Summary of the APA Resolution Recommending Retirement of American Indian Mascots
“The use of American Indian mascots as symbols in schools and university athletic programs is particularly troubling because schools are places of learning. These mascots are teaching stereotypical, misleading and too often, insulting images of American Indians. These negative lessons are not just affecting American Indian students; they are sending the wrong message to all students.”
– Former APA President Ronald F. Levant, EdD
Retirement of American Indian Mascots
In 2005 the American Psychological Association (APA) called for the immediate retirement of all American Indian mascots, symbols, images and personalities by schools, colleges, universities, athletic teams and organizations. APA’s position is based on a growing body of social science literature that shows the harmful effects of racial stereotyping and inaccurate racial portrayals, including the particularly harmful effects of American Indian sports mascots on the social identity development and self-esteem of American Indian young people.
Research has shown that the continued use of American Indian mascots, symbols, images, and personalities has a negative effect on not only American Indians students but all students by:
- Undermining the educational experiences of members of all communities-especially those who have had little or no contact with Indigenous peoples. The symbols, images and mascots teach non-Indian children that it’s acceptable to participate in culturally abusive behavior and perpetuate inaccurate misconceptions about American Indian culture.
- Establishes an unwelcome and often times hostile learning environment for American Indians students that affirms negative images/stereotypes that are promoted in mainstream society.
According to Dr. Stephanie Fryberg, University of Arizona, this appears to have a negative impact on the self-esteem of American Indian children. “American Indian mascots are harmful not only because they are often negative, but because they remind American Indians of the limited ways in which others see them. This in turn restricts the number of ways American Indians can see themselves.”
- Undermines the ability of American Indian Nations to portray accurate and respectful images of their culture, spirituality, and traditions. Many American Indians report that they find today’s typical portrayal of American Indian culture disrespectful and offensive to their spiritual beliefs.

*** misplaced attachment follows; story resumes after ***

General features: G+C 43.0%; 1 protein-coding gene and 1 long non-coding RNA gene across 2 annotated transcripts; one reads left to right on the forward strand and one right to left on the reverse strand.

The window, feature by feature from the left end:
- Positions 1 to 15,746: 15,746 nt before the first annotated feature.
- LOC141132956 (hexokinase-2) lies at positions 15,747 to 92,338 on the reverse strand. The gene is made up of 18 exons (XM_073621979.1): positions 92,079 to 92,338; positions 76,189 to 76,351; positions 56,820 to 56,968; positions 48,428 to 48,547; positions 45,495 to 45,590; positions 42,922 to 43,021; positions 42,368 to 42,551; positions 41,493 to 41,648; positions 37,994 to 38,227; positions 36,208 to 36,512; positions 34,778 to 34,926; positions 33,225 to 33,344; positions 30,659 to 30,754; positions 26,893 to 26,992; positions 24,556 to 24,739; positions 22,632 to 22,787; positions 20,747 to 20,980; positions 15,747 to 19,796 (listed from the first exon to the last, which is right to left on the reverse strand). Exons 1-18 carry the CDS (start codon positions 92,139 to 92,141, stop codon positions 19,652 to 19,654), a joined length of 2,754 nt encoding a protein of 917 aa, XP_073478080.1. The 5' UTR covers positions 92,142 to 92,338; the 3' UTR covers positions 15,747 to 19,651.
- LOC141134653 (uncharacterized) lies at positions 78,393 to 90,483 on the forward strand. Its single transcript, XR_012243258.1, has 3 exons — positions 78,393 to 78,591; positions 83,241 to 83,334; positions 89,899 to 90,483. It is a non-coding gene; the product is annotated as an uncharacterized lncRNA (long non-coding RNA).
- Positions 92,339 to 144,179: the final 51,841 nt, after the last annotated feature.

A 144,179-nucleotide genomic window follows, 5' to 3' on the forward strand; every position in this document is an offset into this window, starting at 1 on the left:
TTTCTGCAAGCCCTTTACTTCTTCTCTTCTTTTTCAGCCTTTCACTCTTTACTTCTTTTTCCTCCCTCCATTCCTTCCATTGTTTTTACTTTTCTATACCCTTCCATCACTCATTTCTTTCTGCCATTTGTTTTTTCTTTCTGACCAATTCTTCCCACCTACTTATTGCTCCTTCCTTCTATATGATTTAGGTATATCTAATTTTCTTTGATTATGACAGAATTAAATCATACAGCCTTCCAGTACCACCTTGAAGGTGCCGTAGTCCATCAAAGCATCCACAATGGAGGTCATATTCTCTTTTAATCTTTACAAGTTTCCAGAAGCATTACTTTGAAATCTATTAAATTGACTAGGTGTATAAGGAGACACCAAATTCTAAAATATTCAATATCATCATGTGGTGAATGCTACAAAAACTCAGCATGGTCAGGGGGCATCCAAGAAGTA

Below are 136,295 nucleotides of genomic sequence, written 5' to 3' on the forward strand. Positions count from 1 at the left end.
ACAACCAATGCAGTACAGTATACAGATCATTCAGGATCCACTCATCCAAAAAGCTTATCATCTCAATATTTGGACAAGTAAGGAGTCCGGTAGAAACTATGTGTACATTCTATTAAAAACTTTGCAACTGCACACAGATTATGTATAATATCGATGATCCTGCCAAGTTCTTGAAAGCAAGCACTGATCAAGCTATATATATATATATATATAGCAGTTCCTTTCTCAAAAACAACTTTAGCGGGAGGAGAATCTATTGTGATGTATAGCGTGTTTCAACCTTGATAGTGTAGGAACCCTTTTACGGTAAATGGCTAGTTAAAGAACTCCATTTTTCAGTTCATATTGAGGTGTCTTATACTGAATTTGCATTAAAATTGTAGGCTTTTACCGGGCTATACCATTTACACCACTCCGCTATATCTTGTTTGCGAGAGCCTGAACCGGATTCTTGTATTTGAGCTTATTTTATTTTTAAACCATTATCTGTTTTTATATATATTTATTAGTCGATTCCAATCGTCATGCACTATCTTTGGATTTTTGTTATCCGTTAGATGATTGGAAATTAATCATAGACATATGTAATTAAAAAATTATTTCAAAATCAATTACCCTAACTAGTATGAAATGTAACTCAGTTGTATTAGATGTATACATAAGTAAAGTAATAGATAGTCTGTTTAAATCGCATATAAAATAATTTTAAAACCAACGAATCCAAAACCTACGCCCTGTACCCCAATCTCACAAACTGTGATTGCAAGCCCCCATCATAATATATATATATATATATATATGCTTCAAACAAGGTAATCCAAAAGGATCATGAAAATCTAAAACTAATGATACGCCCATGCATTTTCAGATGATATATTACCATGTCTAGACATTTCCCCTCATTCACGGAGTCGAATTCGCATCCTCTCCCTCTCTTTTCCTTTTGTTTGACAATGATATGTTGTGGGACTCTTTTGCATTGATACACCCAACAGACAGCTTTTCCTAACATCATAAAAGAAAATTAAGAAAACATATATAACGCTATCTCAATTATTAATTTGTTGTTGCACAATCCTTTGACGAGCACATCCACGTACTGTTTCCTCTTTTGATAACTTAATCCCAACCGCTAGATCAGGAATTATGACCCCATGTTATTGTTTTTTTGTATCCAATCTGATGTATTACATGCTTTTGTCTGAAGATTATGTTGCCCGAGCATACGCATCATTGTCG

- Presents stereotypical images of American Indians
Such mascots are a contemporary example of prejudice by the dominant culture against racial and ethnic minority groups.
- Is a form of discrimination against American Indian Nations that can lead to negative relations between groups.
“We know from the literature that oppression, covert and overt racism, and perceived racism can have serious negative consequences for the mental health of American Indian and Alaska native (AIAN) people. The discontinued use of American Indian mascots is a gesture to show that this kind of racism toward and the disrespect of, all people in our country and in the larger global context, will not be tolerated,” said Dr. Lisa Thomas, APA Committee on Ethnic and Minority Affairs.
To eradicate the hurtful presence of stereotypical imaging of Americans Indians the American Psychological Association encourages continued research on the psychological effects that these mascots, symbols, images, and personalities have on American Indians communities and others; and
American Psychological Association is calling upon all psychologists to speak out against racism, and take proactive steps to prevent the occurrence of intolerant or racist acts and recommends the immediate retirement of American Indians mascots, symbols, images, and personalities by schools, colleges, universities, athletic teams, and organizations.
This document is based on the APA American Indian Mascot Resolution adopted by the Association’s Council for Representatives in September 2005.
For more information
Office of Public Communications
Office of Ethnic Minority Affairs
TDD (202) 336-6123